Due to the retrospective design, all discharges from the ICU were made at the discretion of the attending physician. No information is available to confirm which, if any, discharge planning tools were used for the patients. Additionally, there are other competing factors such as location, disease or family support which would affect discharge location, but in this study were not explored. The underlying motivation of clinicians to recommend, or have recommended, a specific discharge location is another consideration which we were unable to address in this work.

Guidelines [1] for the implementation of the NEWS encourage that in the absence of a measurement, to assign the most severe score for that NEWS parameter. For example, if the temperature is not measured for a patient, assign this a NEW score of 3. Therefore, it would be entirely reasonable when dealing with the missing ACVPU scores in this study (derived from GCS) to assign these a NEW score of 3.

Our purpose of imputing the missing ACVPU scores was motivated by the desire to ensure that any testing period was as faithful a representation as possible of a patient’s true physiological condition at that period in their admission. We suggested that disturbances in physiological parameters are related, so if one or more physiological parameter was significantly deranged, then it is more likely that ACVPU would also be deranged, mutatis mutandis when all physiological parameters are NEW score 0, ACVPU would likely be NEW score 0.

Thus, there are different methods of imputation for missing NEWS parameters, which could lead to different outcomes in NEWS performance.

We do not currently provide new clinical triggers or weightings for the NEWS. In the context of recommending a discharge we suggest that further comparative studies are required with the view that a complementary set of weightings and triggers can be developed for the NEWS which will allow for it’s universal integration and optimisation in the discharge decision-making process, while keeping within the NICE guidelines [25].

Standardisation of the discharge process in ICUs is a highly desirable objective. Hospitals should not have different discharge systems or methods for their patients, while treating similar patient populations and diseases.


We have demonstrated that the National Early Warning Score (NEWS) was able to discriminate a patient by discharge location within 24h of admission to any ICU specialty, indicating that care providers could potentially have an idea of future discharge needs very early into a patient’s admission, thus reducing the likelihood of both premature discharge and discharge delay by allowing care providers adequate time to plan accordingly.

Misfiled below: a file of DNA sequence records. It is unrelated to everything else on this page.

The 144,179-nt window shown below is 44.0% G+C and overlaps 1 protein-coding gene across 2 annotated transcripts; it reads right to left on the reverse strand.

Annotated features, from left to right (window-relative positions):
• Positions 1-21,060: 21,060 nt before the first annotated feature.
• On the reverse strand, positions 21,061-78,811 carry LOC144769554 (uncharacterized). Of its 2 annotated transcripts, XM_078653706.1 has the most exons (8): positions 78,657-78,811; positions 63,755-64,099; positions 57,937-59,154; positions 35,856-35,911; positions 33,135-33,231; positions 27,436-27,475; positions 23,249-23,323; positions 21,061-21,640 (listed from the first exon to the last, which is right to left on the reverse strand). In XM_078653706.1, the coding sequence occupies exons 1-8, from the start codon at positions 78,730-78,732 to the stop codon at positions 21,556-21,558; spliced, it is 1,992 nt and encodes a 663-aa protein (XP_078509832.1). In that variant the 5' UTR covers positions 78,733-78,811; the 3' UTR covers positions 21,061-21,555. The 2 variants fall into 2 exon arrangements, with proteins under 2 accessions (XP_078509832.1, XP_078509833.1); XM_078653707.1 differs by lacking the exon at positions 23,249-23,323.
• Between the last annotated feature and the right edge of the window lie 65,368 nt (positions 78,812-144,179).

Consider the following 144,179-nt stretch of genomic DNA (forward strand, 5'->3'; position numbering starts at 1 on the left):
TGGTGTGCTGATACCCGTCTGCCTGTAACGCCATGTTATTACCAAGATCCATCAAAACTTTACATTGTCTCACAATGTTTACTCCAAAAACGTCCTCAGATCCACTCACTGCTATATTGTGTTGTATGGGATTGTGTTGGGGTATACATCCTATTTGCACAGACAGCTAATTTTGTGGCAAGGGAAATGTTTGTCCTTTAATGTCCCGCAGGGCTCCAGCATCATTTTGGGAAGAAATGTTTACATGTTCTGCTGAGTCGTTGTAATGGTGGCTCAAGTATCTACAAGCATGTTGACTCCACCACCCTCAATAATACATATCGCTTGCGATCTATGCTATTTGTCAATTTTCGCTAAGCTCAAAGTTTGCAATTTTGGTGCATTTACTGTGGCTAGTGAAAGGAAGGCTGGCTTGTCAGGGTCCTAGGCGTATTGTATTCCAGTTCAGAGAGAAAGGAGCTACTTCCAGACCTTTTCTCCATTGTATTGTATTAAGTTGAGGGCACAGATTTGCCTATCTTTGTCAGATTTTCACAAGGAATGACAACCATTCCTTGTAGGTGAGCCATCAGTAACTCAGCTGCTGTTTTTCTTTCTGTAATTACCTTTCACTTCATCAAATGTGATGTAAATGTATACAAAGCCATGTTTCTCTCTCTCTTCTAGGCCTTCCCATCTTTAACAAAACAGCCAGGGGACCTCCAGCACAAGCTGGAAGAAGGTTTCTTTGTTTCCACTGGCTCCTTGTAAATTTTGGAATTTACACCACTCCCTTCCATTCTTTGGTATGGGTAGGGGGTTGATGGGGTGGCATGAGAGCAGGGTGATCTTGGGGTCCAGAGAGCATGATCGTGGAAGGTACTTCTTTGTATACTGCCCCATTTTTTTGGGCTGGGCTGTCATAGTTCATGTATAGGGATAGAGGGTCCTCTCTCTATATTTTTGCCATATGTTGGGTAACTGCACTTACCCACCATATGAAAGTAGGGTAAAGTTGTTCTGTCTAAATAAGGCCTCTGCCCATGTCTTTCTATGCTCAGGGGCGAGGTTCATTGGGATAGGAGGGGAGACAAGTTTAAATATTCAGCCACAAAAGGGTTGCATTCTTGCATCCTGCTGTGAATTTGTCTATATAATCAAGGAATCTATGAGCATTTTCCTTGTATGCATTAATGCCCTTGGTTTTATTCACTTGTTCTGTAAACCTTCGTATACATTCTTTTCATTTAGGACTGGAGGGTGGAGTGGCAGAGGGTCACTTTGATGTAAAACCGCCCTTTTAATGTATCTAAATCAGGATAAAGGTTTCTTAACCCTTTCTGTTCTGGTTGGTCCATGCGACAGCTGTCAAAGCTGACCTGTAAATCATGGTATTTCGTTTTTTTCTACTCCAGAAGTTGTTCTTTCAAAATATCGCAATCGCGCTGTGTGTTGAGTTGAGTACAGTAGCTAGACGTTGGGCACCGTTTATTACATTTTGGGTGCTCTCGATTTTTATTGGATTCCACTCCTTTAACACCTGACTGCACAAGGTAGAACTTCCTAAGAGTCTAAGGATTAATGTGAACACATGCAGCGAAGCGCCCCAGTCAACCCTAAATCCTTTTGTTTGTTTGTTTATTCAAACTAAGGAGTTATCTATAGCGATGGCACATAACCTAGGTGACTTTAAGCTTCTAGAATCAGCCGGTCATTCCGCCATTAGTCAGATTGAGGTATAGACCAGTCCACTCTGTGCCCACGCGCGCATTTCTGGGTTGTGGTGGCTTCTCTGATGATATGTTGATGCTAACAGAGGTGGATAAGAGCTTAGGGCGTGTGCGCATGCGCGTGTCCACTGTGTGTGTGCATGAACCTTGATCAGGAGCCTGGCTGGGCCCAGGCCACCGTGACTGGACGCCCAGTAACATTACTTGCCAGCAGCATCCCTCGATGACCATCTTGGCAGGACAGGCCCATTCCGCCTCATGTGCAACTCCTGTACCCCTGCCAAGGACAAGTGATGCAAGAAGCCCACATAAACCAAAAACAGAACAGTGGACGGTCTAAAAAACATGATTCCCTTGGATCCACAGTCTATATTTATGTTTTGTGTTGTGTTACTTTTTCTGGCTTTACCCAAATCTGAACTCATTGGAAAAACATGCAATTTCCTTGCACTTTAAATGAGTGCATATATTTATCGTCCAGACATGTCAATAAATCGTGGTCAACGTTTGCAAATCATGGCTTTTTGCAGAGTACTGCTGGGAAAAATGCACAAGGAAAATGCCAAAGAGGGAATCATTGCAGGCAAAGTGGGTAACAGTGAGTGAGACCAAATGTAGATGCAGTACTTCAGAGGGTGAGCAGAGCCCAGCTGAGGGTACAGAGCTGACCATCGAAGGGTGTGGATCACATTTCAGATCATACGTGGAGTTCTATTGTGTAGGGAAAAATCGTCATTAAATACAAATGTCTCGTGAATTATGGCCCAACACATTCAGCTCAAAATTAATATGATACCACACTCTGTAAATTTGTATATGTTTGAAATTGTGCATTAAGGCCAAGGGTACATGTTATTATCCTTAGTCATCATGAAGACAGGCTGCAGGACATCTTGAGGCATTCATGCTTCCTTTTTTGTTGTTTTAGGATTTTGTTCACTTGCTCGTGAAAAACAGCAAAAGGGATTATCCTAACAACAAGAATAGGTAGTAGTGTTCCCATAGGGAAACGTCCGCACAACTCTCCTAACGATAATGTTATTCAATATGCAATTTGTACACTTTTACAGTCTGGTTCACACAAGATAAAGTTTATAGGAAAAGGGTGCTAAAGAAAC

It is an important planning requirement that future patient needs are predicted and care demands met. By accurately predicting patient discharges, patient needs can be defined earlier and provisions can be made in anticipation for their timely discharge, thus allowing the services beyond ICU to be connected and streamlined.

Availability of data and materials

The data that support the findings of this study are available from Pollard et al. & Johnson et al. [19, 20] but restrictions apply to the availability of these data, which were used under license for the current study, and so are not publicly available. Data are however available from the authors upon reasonable request and with permission of Pollard et al. & Johnson et al. [19, 20].



Alert, confusion, verbal, painful, unresponsive


Area under the receiver operating characteristic


Coronary care unit


Confidence interval


Cardiac surgery recovery unit


Do not attempt resuscitation


Glasgow coma scale


Intensive care unit


Interquartile range


Length of stay


Medical intensive care unit


National early warning score


National health service


National institute for health and care excellence


Surgical intensive care unit


Synthetic minority oversampling technique


Trauma/ surgical intensive care unit


United Kingdom


United States


  1. Royal College of Physicians. National Early Warning Score (NEWS): Standardising the assessment of acute-illness severity in the NHS. Report of a working party. London: RCP; 2012.

    Google Scholar 

  2. Lin F, Chaboyer W, Wallis M. A literature review of organisational, individual and teamwork factors contributing to the icu discharge process. Aust Crit Care. 2009; 22(1):29–43.

    Article  PubMed  Google Scholar 

  3. Cook R, Rasmussen J. “going solid”: a model of system dynamics and consequences for patient safety. BMJ Qual Saf. 2005; 14(2):130–4.

    Article  CAS  Google Scholar 

  4. Levin PD, Worner TM, Sviri S, Goodman SV, Weiss YG, Einav S, Weissman C, Sprung CL. Intensive care outflow limitationfrequency, etiology, and impact. J Crit Care. 2003; 18(4):206–11.

    Article  PubMed  Google Scholar 

  5. Williams T, Leslie G. Delayed discharges from an adult intensive care unit. Aust Health Rev. 2004; 28(1):87–96.

    Article  PubMed  Google Scholar 

  6. Levin PD, Charles L. The process of intensive care triage: Springer; 2001.

    Article  CAS  PubMed  Google Scholar 

  7. Chaboyer W, Thalib L, Foster M, Elliott D, Endacott R, Richards B. The impact of an icu liaison nurse on discharge delay in patients after prolonged icu stay. Anaesth Intensive Care. 2006; 34(1):55.

    Article  CAS  PubMed  Google Scholar 

  8. Garland A. Improving the icu: part 2. Chest. 2005; 127(6):2165–79.

    Article  PubMed  Google Scholar 

  9. Heidegger C-P, Treggiari MM, Romand J-A, et al.A nationwide survey of intensive care unit discharge practices. Intensive Care Med. 2005; 31(12):1676–82.

    Article  PubMed  Google Scholar